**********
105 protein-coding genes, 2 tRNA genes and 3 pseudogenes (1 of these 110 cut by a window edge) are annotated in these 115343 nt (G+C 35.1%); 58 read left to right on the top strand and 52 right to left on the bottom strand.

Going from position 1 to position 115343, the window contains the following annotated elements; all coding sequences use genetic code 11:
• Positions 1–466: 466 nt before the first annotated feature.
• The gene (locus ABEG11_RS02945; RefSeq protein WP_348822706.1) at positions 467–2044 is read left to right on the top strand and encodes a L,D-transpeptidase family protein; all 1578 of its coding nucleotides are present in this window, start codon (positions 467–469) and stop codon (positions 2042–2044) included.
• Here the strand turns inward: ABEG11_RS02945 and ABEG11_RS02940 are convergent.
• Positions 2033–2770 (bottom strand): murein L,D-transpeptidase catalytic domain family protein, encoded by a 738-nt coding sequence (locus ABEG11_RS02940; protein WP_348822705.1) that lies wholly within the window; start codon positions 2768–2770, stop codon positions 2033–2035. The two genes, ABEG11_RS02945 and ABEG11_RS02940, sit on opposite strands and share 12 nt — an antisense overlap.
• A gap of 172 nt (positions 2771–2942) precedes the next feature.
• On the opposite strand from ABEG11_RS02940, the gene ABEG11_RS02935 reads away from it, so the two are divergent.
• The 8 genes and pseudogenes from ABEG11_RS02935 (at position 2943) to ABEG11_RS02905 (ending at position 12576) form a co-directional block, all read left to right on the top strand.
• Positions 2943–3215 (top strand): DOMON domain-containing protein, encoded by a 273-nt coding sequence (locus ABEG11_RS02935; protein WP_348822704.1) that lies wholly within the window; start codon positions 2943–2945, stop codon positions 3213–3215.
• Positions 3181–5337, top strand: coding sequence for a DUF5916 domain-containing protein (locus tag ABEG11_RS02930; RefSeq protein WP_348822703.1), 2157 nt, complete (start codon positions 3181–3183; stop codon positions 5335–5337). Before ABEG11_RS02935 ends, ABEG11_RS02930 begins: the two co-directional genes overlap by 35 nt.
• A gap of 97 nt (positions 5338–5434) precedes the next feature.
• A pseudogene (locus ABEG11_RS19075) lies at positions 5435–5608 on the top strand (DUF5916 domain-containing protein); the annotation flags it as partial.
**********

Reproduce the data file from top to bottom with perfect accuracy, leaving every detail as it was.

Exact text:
105 protein-coding genes, 2 tRNA genes and 3 pseudogenes (1 of these 110 cut by a window edge) are annotated in these 115343 nt (G+C 35.1%); 58 read left to right on the top strand and 52 right to left on the bottom strand.

Going from position 1 to position 115343, the window contains the following annotated elements; all coding sequences use genetic code 11:
• Positions 1–466: 466 nt before the first annotated feature.
• The gene (locus ABEG11_RS02945; RefSeq protein WP_348822706.1) at positions 467–2044 is read left to right on the top strand and encodes a L,D-transpeptidase family protein; all 1578 of its coding nucleotides are present in this window, start codon (positions 467–469) and stop codon (positions 2042–2044) included.
• Here the strand turns inward: ABEG11_RS02945 and ABEG11_RS02940 are convergent.
• Positions 2033–2770 (bottom strand): murein L,D-transpeptidase catalytic domain family protein, encoded by a 738-nt coding sequence (locus ABEG11_RS02940; protein WP_348822705.1) that lies wholly within the window; start codon positions 2768–2770, stop codon positions 2033–2035. The two genes, ABEG11_RS02945 and ABEG11_RS02940, sit on opposite strands and share 12 nt — an antisense overlap.
• A gap of 172 nt (positions 2771–2942) precedes the next feature.
• On the opposite strand from ABEG11_RS02940, the gene ABEG11_RS02935 reads away from it, so the two are divergent.
• The 8 genes and pseudogenes from ABEG11_RS02935 (at position 2943) to ABEG11_RS02905 (ending at position 12576) form a co-directional block, all read left to right on the top strand.
• Positions 2943–3215 (top strand): DOMON domain-containing protein, encoded by a 273-nt coding sequence (locus ABEG11_RS02935; protein WP_348822704.1) that lies wholly within the window; start codon positions 2943–2945, stop codon positions 3213–3215.
• Positions 3181–5337, top strand: coding sequence for a DUF5916 domain-containing protein (locus tag ABEG11_RS02930; RefSeq protein WP_348822703.1), 2157 nt, complete (start codon positions 3181–3183; stop codon positions 5335–5337). Before ABEG11_RS02935 ends, ABEG11_RS02930 begins: the two co-directional genes overlap by 35 nt.
• A gap of 97 nt (positions 5338–5434) precedes the next feature.
• A pseudogene (locus ABEG11_RS19075) lies at positions 5435–5608 on the top strand (DUF5916 domain-containing protein); the annotation flags it as partial.